Switching from Method B to Method A may be associated with crying, but this crying does not cause any physical or emotional harm to your baby.

Consider the analogy of sleeping your baby to feeding your baby: You do not feed on the run; you do try to find a quiet, relaxed place to feed your baby. You try to anticipate when your baby will become hungry. You try to not let your baby become over hungry. You do not deprive your baby of a feeding simply because it is inconvenient. The same is true of naps.

Real Life

Do not become a slave to your baby's nap pattern; instead, respect his need to have good quality naps. Try to distinquish between routine days and exceptional days. On routine days, somewhat organize your activities around his naps. On exceptional days, naps may be lost because of special events.

If you suffer the inconvenience of hanging around your house on routine days when you think your baby will need to nap, over the next few weeks, you will notice fewer and longer naps, longer intervals of wakefulness during the day, no evening or late afternoon fussiness, and longer periods of night sleep.


III. COMMON MISTAKES

The Common Mistakes Parents Make Are:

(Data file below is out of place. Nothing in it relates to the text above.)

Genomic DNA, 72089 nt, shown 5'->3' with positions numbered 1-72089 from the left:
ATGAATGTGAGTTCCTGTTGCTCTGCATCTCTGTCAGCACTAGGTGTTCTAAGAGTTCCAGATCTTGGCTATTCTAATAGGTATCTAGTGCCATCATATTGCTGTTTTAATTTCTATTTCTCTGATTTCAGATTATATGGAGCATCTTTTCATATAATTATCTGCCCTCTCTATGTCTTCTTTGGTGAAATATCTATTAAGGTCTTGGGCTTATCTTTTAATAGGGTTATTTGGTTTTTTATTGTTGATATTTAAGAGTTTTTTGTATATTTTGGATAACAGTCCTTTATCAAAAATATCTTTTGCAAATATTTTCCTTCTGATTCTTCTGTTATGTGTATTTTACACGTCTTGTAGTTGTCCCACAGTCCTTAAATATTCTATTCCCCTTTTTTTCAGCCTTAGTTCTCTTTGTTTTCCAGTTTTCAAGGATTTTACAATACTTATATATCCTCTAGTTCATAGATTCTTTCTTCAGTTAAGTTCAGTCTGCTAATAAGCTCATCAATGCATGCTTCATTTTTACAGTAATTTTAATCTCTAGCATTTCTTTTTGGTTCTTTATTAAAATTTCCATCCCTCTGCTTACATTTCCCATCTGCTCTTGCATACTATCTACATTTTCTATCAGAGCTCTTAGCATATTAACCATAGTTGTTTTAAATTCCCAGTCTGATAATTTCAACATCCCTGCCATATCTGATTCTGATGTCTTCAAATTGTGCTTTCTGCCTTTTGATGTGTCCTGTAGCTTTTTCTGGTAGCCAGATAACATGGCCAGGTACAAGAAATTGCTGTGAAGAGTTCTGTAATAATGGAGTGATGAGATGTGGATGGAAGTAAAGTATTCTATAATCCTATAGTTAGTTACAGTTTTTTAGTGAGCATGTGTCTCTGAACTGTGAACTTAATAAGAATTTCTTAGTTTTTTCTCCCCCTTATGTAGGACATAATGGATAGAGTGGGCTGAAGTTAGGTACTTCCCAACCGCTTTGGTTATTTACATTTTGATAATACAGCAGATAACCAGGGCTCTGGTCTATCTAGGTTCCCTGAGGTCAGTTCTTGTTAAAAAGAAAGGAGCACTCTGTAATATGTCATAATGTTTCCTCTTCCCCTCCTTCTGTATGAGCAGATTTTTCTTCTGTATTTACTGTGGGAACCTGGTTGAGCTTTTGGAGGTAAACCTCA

Keeping the intervals of wakefulness too long

Using swings or taking walks in the stroller during sleep

Being inconsistent in methods used to soothe your baby to sleep.

When parents make these mistakes or there are exceptional days, your baby becomes overtired. When your baby is overtired, your baby NEEDS to sleep. Although your baby needs to sleep, because he is overtired, he is also HYPER-STIMULATED from his body's response to the fatigue, and he has difficulty falling asleep. Your soothing efforts now might be more stimulating than calming. To correct the problem which resulted from real life conflicts between your baby's biological needs and your family's social activities, you may have to make sure that there is no stimulation when you put your baby down. This includes social stimulation. No stimulation allows the sleep process to surface without being interfered with by your talking, rocking, or hugging. Your fatigued baby now may cry because being severely fatigued is painfully uncomfortable. Letting your baby cry is another way of saying letting your baby alone so that he will sleep. "Let your baby cry it out" is sometimes needed to correct problems caused by the parents. Parents should not feel bad when this occasionally occurs. Returning to the analogy of sleeping and feeding: The overtired baby also needs time to settle down.

"LET YOUR BABY CRY IT OUT" IS NOT THE WAY YOUR BABY WILL LEARN TO SLEEP"

Children learn to sleep when parents focus on Timing, Motionless Sleep and Consistency in Soothing Style.